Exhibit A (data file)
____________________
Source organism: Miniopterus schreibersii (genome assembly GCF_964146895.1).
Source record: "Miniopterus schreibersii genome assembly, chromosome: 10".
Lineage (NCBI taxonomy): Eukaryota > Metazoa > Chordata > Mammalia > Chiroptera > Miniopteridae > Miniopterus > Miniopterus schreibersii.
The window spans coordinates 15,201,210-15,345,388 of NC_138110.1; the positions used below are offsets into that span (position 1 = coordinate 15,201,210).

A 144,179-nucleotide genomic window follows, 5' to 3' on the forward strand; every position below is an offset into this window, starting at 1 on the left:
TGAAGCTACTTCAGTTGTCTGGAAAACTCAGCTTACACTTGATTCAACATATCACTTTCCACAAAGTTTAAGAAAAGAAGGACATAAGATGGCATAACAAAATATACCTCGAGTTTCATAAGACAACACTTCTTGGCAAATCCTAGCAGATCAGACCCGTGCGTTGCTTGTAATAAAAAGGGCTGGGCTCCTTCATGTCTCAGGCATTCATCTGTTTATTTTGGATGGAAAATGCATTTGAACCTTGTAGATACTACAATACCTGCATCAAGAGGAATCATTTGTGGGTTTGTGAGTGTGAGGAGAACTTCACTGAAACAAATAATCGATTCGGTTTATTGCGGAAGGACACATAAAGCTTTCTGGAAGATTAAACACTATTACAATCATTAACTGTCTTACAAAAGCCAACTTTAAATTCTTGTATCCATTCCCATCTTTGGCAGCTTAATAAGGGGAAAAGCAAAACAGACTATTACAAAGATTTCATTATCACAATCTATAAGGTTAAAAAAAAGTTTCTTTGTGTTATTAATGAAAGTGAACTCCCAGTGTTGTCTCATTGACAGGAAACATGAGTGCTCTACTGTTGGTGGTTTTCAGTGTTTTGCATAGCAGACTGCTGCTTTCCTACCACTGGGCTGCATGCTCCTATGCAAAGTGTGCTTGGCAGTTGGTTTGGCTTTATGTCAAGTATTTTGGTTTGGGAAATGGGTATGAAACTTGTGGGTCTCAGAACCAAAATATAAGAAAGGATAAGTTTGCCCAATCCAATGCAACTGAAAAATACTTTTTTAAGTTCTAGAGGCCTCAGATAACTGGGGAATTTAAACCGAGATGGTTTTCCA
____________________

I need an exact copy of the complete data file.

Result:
Source organism: Miniopterus schreibersii (genome assembly GCF_964146895.1).
Source record: "Miniopterus schreibersii genome assembly, chromosome: 10".
Lineage (NCBI taxonomy): Eukaryota > Metazoa > Chordata > Mammalia > Chiroptera > Miniopteridae > Miniopterus > Miniopterus schreibersii.
The window spans coordinates 15,201,210-15,345,388 of NC_138110.1; the positions used below are offsets into that span (position 1 = coordinate 15,201,210).

A 144,179-nucleotide genomic window follows, 5' to 3' on the forward strand; every position below is an offset into this window, starting at 1 on the left:
TGAAGCTACTTCAGTTGTCTGGAAAACTCAGCTTACACTTGATTCAACATATCACTTTCCACAAAGTTTAAGAAAAGAAGGACATAAGATGGCATAACAAAATATACCTCGAGTTTCATAAGACAACACTTCTTGGCAAATCCTAGCAGATCAGACCCGTGCGTTGCTTGTAATAAAAAGGGCTGGGCTCCTTCATGTCTCAGGCATTCATCTGTTTATTTTGGATGGAAAATGCATTTGAACCTTGTAGATACTACAATACCTGCATCAAGAGGAATCATTTGTGGGTTTGTGAGTGTGAGGAGAACTTCACTGAAACAAATAATCGATTCGGTTTATTGCGGAAGGACACATAAAGCTTTCTGGAAGATTAAACACTATTACAATCATTAACTGTCTTACAAAAGCCAACTTTAAATTCTTGTATCCATTCCCATCTTTGGCAGCTTAATAAGGGGAAAAGCAAAACAGACTATTACAAAGATTTCATTATCACAATCTATAAGGTTAAAAAAAAGTTTCTTTGTGTTATTAATGAAAGTGAACTCCCAGTGTTGTCTCATTGACAGGAAACATGAGTGCTCTACTGTTGGTGGTTTTCAGTGTTTTGCATAGCAGACTGCTGCTTTCCTACCACTGGGCTGCATGCTCCTATGCAAAGTGTGCTTGGCAGTTGGTTTGGCTTTATGTCAAGTATTTTGGTTTGGGAAATGGGTATGAAACTTGTGGGTCTCAGAACCAAAATATAAGAAAGGATAAGTTTGCCCAATCCAATGCAACTGAAAAATACTTTTTTAAGTTCTAGAGGCCTCAGATAACTGGGGAATTTAAACCGAGATGGTTTTCCA